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Looking back to go forward
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In almost every period of our history, the national focus has been on the future. The country in recent weeks has been engaged in three unusual debates, focused not on a misty future but on a cloudy past.
Here are the old questions, full of new implications, which are being asked by policymakers and voters alike:
-- How did we get into this irrational situation with medical care, where health insurance is tied to employment?
No one designing a health-care system for a post-industrial nation of enormous wealth and with some of the most advanced medical facilities in the world would tie the health of its citizens to the employment of its citizens. And, in fact, no one did. It just developed that way.
Now, under Obamacare, many businesses are evaluating whether they ought to offer health insurance at all, instead considering whether they ought to provide a stipend for their workers to purchase their own plans in the new exchanges -- perhaps offering more choice, an important value on the right (which argues for choice in schools) and on the left (which argues for choice in abortion).
-- Did the War on Poverty really help reduce poverty?
This is one of those debates whose answers lie in the lies statistics tell. If the debaters sit on the right, they argue that the Johnson-era anti-poverty programs created a culture of dependency, undermining the dignity and family structures of the poor. If they sit on the left, they argue the programs ameliorated poverty and limited its spread.
Spending on programs employing an income test -- providing proportionately more to the poor than to others -- now represent about one out of every six dollars of federal expenditures. Those on the right argue that official statistics indicate that the number of poor has increased or at best remained constant since 1964, despite billions of dollars of spending. But Bruce Meyer of the University of Chicago and James Sullivan of Notre Dame argue that poverty has fallen by 12.5 percent.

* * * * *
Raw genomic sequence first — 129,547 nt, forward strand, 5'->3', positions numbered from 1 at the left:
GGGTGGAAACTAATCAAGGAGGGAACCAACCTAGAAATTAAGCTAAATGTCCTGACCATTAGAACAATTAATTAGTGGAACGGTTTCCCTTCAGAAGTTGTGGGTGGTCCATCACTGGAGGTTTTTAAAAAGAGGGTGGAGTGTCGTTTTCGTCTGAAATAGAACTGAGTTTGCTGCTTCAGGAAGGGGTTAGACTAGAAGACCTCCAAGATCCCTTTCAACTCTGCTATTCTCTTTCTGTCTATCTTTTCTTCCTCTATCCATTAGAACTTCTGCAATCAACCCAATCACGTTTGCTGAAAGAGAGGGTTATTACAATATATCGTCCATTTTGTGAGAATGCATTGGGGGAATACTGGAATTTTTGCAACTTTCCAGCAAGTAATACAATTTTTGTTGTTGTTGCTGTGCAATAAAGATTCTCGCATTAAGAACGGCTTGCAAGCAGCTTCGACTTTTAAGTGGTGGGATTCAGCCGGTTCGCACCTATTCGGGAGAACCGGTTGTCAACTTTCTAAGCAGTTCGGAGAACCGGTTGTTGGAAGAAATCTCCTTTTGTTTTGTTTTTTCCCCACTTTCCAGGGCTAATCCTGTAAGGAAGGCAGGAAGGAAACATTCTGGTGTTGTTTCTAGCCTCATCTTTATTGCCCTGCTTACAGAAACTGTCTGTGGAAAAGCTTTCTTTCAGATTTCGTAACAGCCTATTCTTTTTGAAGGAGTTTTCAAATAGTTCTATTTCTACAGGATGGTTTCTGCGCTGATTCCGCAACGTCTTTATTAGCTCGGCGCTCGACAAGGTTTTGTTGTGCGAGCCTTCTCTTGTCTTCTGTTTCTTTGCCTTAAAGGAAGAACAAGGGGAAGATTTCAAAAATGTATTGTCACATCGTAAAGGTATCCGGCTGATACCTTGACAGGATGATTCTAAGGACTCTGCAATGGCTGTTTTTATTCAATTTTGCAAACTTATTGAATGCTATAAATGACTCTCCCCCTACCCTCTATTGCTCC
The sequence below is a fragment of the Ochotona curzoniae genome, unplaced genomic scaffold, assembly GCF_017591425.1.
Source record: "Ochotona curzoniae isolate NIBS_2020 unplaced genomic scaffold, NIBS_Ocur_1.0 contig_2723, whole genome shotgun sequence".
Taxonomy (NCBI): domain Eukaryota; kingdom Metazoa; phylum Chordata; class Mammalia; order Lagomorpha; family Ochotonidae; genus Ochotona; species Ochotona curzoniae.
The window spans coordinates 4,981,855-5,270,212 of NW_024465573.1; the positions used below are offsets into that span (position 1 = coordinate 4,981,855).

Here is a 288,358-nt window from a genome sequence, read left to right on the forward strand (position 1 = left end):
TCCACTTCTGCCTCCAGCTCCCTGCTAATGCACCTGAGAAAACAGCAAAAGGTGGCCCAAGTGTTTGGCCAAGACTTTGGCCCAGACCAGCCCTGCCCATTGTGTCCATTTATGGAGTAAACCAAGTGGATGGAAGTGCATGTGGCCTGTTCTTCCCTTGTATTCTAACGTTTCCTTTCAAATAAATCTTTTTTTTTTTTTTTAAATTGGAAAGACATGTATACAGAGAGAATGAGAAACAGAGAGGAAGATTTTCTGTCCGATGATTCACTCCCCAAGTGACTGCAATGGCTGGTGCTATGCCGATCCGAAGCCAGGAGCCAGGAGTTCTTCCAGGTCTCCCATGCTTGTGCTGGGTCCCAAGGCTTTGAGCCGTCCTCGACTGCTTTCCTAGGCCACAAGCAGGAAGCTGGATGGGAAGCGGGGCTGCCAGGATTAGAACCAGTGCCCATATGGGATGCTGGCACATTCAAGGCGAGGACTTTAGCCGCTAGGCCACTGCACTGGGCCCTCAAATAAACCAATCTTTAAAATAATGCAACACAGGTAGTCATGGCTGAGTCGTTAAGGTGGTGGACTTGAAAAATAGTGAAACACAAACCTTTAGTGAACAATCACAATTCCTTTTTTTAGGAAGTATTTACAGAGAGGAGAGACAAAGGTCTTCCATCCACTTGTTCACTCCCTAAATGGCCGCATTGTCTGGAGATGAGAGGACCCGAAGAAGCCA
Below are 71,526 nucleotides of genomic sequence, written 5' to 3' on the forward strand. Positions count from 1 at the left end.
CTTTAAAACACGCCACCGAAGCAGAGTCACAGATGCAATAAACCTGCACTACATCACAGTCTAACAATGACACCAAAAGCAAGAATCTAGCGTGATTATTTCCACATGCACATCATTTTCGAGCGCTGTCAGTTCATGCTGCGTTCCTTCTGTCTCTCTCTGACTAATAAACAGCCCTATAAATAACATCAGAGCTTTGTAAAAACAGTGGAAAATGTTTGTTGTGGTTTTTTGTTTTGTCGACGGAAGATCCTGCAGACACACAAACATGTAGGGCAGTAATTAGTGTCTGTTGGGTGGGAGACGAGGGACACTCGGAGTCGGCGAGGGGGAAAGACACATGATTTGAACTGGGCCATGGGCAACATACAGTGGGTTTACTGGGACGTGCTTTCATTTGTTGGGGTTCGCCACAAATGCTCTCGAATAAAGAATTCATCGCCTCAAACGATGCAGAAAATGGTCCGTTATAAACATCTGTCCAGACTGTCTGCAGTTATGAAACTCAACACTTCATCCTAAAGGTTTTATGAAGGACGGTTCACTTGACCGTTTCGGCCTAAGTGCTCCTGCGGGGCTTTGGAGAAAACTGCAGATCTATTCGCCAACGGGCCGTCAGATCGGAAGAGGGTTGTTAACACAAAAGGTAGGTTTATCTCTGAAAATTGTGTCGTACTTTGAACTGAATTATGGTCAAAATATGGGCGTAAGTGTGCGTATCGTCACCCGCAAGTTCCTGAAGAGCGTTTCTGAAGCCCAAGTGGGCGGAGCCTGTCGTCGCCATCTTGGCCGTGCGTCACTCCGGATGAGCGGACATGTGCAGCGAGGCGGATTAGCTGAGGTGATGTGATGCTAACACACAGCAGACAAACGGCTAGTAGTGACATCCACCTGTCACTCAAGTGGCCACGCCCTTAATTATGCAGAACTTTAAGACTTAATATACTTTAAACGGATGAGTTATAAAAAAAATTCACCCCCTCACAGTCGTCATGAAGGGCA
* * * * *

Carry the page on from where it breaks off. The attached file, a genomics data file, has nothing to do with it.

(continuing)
-- Was Bill Clinton an effective economic steward?
This month, the former president embarked on an effort to polish his economic record, his argument based on his claim that 7.7 million emerged from poverty during his administration -- 100 times as many, he suggested, than during the Reagan years.
This of course has spawned a long and bitter debate, with pugilists taking positions that are completely predictable and also completely self-serving. By the time the 2016 campaign begins, Sen. Elizabeth Warren of Massachusetts and French economist Thomas Piketty, both of whose books are spawning vigorous debates this spring, won't be the only ones talking about inequality.
David M. Shribman is executive editor of the Post-Gazette,